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Population equality and compactness are two key constitutional requirements for any congressional district map the West Virginia Legislature adopts this redistricting cycle.

A new challenge in that process arose Friday when, among the 21 congressional maps proposed to the Senate Redistricting Committee, the map with the best population equality had the least favorable compactness measurement and one of the four maps with the best compactness measurement had the least population equality.

Friday was the last meeting of the Senate Redistricting Committee before the special legislative session to complete the redistricting process begins.

The special session, which lawmakers expect to start Monday, also will include calls for the Legislature to allocate about $1 billion in federal money from the American Rescue Plan that President Joe Biden signed into law in March, Senate Finance Chairman Eric Tarr, R-Putnam, who also is a member of the redistricting committee, said during Friday’s meeting.

The meeting in the state Capitol on Friday was the culmination of many questions committee members have asked throughout the week about the constitutionality of the proposed maps they had.

The meeting also included a bookend to historical information about state Senate district maps from Sen. Ryan Weld, R-Brooke, who said committee chairman Charles Trump, R-Morgan, piqued his interest with a presentation about the evolution of West Virginia’s Senate districts throughout the 20th century.

The committee did not adopt any maps Friday. Trump said he wanted to wait until the full Legislature is back in the Capitol before advancing any proposed congressional or state Senate maps.

“I’m worried, and I think we all should be worried, that, without having the whole Senate assembled to look at this, we’re not going to be able to have a fair idea of what is approvable by the whole body,” Trump said. “We have 34 members and we are but a fourth of them.”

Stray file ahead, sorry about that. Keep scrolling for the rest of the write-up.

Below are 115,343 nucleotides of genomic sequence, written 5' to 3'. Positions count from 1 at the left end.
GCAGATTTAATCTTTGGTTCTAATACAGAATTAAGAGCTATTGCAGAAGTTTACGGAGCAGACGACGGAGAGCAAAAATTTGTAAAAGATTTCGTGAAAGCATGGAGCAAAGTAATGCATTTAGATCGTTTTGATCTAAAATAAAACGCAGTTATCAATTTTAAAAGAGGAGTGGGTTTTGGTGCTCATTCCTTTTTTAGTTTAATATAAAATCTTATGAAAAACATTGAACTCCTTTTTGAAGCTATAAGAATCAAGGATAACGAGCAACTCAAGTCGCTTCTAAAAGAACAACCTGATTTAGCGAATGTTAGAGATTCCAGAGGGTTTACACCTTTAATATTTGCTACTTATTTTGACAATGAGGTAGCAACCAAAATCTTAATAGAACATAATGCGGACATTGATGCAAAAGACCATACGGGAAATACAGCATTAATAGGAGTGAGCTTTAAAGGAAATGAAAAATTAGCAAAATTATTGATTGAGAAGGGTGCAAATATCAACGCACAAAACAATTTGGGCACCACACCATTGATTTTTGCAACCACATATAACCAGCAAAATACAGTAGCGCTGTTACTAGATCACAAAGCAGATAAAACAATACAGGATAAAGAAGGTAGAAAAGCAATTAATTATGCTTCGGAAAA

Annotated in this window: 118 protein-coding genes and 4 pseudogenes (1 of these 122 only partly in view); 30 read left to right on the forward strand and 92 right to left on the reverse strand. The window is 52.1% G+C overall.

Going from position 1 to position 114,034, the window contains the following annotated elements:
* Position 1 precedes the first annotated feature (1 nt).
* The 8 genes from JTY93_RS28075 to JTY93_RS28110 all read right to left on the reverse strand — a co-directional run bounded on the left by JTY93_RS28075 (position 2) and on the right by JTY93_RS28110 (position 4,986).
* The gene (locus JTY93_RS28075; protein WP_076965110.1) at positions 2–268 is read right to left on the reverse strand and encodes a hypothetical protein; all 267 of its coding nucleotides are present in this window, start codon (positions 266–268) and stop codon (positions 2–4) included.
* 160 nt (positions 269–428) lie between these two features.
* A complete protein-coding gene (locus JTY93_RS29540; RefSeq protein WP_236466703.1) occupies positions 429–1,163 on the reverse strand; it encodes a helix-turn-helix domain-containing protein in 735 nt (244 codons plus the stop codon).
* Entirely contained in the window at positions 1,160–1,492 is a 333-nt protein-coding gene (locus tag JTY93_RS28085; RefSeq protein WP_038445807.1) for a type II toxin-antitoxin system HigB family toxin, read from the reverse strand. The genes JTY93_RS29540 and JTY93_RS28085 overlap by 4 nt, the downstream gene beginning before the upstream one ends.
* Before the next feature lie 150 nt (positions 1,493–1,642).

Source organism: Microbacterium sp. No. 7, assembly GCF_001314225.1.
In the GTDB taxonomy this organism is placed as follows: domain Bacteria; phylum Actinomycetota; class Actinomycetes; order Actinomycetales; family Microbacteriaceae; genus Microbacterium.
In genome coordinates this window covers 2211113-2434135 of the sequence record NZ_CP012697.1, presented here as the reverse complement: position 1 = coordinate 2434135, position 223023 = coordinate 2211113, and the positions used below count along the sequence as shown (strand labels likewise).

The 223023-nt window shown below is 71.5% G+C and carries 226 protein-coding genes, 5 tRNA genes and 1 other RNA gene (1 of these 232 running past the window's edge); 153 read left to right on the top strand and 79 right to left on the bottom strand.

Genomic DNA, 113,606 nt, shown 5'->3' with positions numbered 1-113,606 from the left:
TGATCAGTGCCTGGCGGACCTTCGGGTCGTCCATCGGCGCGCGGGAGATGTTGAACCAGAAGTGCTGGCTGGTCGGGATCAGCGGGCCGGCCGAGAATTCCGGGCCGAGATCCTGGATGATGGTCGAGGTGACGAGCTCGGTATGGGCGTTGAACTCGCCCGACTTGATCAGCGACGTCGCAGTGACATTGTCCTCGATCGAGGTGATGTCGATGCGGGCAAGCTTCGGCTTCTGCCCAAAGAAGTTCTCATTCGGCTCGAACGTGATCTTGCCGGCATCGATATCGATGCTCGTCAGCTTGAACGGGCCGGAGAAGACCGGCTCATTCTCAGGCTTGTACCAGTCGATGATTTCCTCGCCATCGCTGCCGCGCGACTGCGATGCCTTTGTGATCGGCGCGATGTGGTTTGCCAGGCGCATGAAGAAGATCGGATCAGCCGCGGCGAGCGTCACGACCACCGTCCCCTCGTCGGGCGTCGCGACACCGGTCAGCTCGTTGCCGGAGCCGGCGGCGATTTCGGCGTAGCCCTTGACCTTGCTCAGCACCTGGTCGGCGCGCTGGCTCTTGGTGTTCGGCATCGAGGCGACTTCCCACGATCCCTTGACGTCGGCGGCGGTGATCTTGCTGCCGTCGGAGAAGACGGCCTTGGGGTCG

Constitutional measurements

Liz Schindzielorz, general counsel for the Senate Redistricting Committee, reported the compactness calculations for the congressional districts to the panel Friday.

Earlier this week, committee members asked Schindzielorz whether the software the Legislature is using to draw maps could calculate the contiguity of the maps based on tests articulated in court cases in which congressional maps were at issue.

Schindzielorz reported that the congressional map labeled Trump — Congressional Map 12 on the Senate Redistricting Committee’s website, is the map with the lowest number using a perimeter test. The perimeter test is a measurement of the perimeter of each proposed district, and the smaller a perimeter is, the better it meets the compactness requirement.

The Trump 12 map, despite its preferable perimeters, had one of the highest deviations from the ideal population for each congressional district.

An ideal population for West Virginia’s congressional districts this redistricting cycle is 896,858. The Trump 12 map has a 1.76% deviation from that number, with 881,049 people in one district and 912,667 in another.

On the flipside, the map with the worst perimeter, labeled Trump — Congressional Map 1 on the redistricting site, has the lowest population deviation, deviating 0% from the ideal population.

The districts also were measured using the Reock test, which is performed by determining the area of the smallest circle that could contain the whole district. In this test, which is another acceptable measurement in congressional district court cases, the Trump 1 map, which had the worst perimeter score, was in a 4-way tie for the most compact.